Who Knew That “Talents” Could Lead to Controversy

#1 of 3 being posted on April 22.  This is for MUFHH devotional for April 20.

I never really thought about the parable of the talents as a way to “falsely accuse God.”  Then I read it again as well as Oswald Chambers commentary on it.  Three things stood out to me (actually more, but I’m keeping it to three).

  1. God gives us what we can handle in gifts as well as trials.
  2. God expects us to do something with our gifts and our trials–grow them for Him.
  3. It is the person who is given the least amount of gifts and trials that is the laziest and most accusatory/unappreciative/faithless toward God–check out the parable of the talents in Matthew 25:14-30.

    Grow your gifts don't stow them.

    Grow your gifts don’t stow them.

The servant justified himself, while condemning his lord on every point, as if to say, “Your demand on me is way out of proportion to what you gave to me.”  Have we been falsely accusing God by daring to worry after He has said, “But seek first the kingdom of God and His righteousness, and all these things shall be added to you”?  Worrying means exactly what this servant implied–“I know your intent is to leave me unprotected and vulnerable.”  A person who is lazy in the natural realm is always critical, saying, “I haven’t had a decent chance,” and someone who is lazy in the spiritual realm is critical of God.  Lazy people always strike out at others in an independent way.  –Oswald Chambers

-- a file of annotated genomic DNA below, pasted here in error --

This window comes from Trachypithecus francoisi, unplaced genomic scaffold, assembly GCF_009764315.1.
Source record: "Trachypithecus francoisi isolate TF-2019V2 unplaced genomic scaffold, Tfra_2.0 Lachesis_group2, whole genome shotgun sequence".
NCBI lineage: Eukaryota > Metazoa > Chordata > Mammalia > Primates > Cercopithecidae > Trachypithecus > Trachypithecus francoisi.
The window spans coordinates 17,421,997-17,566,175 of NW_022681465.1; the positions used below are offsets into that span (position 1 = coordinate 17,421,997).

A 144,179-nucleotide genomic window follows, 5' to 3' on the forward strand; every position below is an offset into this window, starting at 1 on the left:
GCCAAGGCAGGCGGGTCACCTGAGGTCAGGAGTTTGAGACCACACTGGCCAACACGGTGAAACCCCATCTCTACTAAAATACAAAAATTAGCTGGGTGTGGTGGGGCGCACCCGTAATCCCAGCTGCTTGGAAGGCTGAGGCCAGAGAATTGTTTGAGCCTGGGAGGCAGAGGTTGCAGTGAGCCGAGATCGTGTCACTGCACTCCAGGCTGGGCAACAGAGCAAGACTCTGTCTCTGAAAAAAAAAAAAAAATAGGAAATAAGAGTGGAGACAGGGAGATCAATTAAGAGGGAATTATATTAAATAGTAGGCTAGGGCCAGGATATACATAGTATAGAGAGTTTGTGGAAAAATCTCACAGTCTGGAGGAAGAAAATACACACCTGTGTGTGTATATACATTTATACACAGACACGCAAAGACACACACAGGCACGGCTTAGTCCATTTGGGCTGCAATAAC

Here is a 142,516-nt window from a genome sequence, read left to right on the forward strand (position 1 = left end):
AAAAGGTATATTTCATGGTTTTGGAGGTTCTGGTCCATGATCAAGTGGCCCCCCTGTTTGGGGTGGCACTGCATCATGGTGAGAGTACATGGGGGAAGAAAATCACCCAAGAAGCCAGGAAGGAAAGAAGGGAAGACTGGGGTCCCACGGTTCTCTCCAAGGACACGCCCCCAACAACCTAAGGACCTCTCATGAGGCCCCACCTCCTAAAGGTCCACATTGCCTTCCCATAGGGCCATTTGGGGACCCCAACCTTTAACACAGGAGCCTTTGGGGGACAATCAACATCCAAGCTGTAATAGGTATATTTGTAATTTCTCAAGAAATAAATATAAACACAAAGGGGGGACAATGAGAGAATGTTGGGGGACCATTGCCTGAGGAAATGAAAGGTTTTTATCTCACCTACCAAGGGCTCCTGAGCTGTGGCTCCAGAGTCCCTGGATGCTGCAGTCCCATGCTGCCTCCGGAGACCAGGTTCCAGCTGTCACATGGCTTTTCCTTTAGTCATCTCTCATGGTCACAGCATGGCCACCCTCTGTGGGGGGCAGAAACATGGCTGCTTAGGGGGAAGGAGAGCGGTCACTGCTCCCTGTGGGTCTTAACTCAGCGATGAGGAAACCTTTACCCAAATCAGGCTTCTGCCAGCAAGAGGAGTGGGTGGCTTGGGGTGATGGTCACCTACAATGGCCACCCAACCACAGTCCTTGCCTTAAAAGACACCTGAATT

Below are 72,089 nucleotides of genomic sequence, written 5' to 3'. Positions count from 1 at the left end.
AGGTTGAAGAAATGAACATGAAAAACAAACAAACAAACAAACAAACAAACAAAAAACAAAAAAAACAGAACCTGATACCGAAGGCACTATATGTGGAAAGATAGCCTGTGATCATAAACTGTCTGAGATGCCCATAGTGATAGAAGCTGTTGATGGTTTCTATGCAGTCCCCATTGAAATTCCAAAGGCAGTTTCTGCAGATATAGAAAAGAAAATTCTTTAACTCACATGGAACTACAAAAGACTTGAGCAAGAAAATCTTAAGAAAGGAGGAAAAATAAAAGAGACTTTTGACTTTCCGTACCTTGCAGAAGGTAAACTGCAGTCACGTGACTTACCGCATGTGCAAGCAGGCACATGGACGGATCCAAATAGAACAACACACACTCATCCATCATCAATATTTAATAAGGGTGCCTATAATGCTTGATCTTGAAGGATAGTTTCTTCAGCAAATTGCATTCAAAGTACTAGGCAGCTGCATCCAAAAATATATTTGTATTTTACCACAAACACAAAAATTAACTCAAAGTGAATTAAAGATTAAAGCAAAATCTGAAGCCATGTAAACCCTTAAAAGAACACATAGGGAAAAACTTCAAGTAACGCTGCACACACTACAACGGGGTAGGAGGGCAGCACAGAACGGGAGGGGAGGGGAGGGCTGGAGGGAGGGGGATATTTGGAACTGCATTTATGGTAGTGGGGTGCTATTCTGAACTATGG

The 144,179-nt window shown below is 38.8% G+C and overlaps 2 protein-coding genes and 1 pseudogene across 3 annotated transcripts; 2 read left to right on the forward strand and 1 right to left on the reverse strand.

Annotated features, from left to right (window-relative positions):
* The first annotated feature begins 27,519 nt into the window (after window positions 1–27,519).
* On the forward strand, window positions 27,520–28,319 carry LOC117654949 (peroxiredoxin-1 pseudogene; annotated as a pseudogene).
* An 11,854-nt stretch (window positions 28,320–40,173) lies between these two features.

This quote and number three intrigued me.  I’d never considered this parable this way.  It’s true–the people who have had the least trials in life have the least appreciation for and faith/trust in God and have the greatest expectations from Him but are never satisfied.  They are also the ones who look at those who have been given gifts they don’t have with jealousy and complaint–“I don’t have any gifts or talents, you’re lucky!”  I never thought to consider the possibly, they wouldn’t use them if they had them, that’s why they didn’t get any.  Those who have the least (remember the context here–the parable of the talents) tend to have the most sense of entitlement and make the most excuses for not doing anything with what they’ve been given.

If you really want more talents, you’ve got to take your “little,” plant it, cultivate it and grow it.  God will do the adding, but be careful what you ask for, remember–For those who have been given much–much is expected.  You can’t be lazy AND have much!

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